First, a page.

GANIL-SPIRAL 2 facilities
  • Accelerators
  • Available beams
  • Experimental areas
    • ARIBE
    • D1
    • D2
    • D3-D6 / LISE
    • D5
    • DESIR
    • G1 / VAMOS
    • G2
    • G3
    • G4
    • IRRSUD
    • LIRAT
    • NFS – Neutrons for Science
    • S3 – Super Separator Spectrometer
  • Instrumentation
    • ACTAR TPC
    • AGATA
    • DIAMANT
    • FAZIA
    • EXOGAM / EXOGAM2
    • INDRA
    • LPCTrap
    • MUST2
    • NEDA
    • PARIS
    • REGLIS3
    • S3 Low Energy Branch
    • SIRIUS

LIRAT

The implementation of a low-energy beam facility at SPIRAL was proposed in 1998 by G. Auger, B. Blank and C. Lebrun [1] with the aim to perform nuclear structure, fundamental interaction and solid state physics studies with radioactive ion beams delivered by the SPIRAL target ion source systems.
Since 2005, the LIRAT (“Ligne d’Ions Radioactifs A Très basse énergie”) line delivers the SPIRAL low-energy beams to the LPCtrap setup where fundamental interaction studies are performed. Alternatively, they can be sent to the SPIRAL identification station [2], or to the CIME cyclotron.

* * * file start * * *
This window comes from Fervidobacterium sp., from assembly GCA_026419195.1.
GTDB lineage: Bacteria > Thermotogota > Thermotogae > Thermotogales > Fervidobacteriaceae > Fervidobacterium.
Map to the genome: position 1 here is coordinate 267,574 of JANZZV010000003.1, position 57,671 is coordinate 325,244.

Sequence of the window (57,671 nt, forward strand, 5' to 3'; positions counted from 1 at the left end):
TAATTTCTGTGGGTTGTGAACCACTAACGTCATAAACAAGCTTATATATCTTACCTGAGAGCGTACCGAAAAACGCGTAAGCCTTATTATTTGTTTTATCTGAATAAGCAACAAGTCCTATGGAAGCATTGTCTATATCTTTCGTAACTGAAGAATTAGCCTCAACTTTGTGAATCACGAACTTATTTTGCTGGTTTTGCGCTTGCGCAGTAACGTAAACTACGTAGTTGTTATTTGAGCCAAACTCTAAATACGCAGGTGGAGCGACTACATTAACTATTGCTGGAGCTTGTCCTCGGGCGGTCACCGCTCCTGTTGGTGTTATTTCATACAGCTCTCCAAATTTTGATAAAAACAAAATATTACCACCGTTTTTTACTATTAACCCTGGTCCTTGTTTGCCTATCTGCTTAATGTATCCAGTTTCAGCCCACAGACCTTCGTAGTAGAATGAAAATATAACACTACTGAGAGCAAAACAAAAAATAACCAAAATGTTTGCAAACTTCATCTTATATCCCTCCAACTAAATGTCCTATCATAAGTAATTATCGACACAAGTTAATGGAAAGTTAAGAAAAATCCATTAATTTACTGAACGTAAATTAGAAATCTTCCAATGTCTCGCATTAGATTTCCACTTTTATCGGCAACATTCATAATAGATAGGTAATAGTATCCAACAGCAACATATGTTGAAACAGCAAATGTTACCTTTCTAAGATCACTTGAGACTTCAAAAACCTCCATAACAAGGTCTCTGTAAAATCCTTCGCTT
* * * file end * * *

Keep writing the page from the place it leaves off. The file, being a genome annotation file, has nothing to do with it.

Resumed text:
By 2024, the LIRAT line will transmit SPIRAL beams to the DESIR facility.

The LIRAT line consists in magnetic optical equipment allowing to transport at less than 30 keV up to 80 mm.mrad beams with a efficiency better than 80%. The magnetic rigidity is limited to 0.136 T.m, which allows transporting A < 89 ions in a single charge state as well as multi-charged ions. The beam spot size is about 5 mm large at the focal point.

Figure: Photograph of the LIRAT beam line.

Representative radioactive ion beams available at LIRAT are listed below, where only the charge states associated with the largest intensities are considered. Information on the available SPIRAL beams can be found on the following web page.

Ion q I (pps)
6He 1+ 2.1 08
19Ne 2+ 1.5 108
32Ar 9+ 103
35Ar 8+ 3.5 108

Contact:

Jean-Charles Thomas, GANIL – thomasjc@ganil.fr

References

[1] G. Auger, B. Blank and C. Lebrun, GANIL Scientific Committee, 1998.
[2] G.F. Grinyer et al., Nucl. Inst. Meth. Phys. Res. A 741 (2014) 18.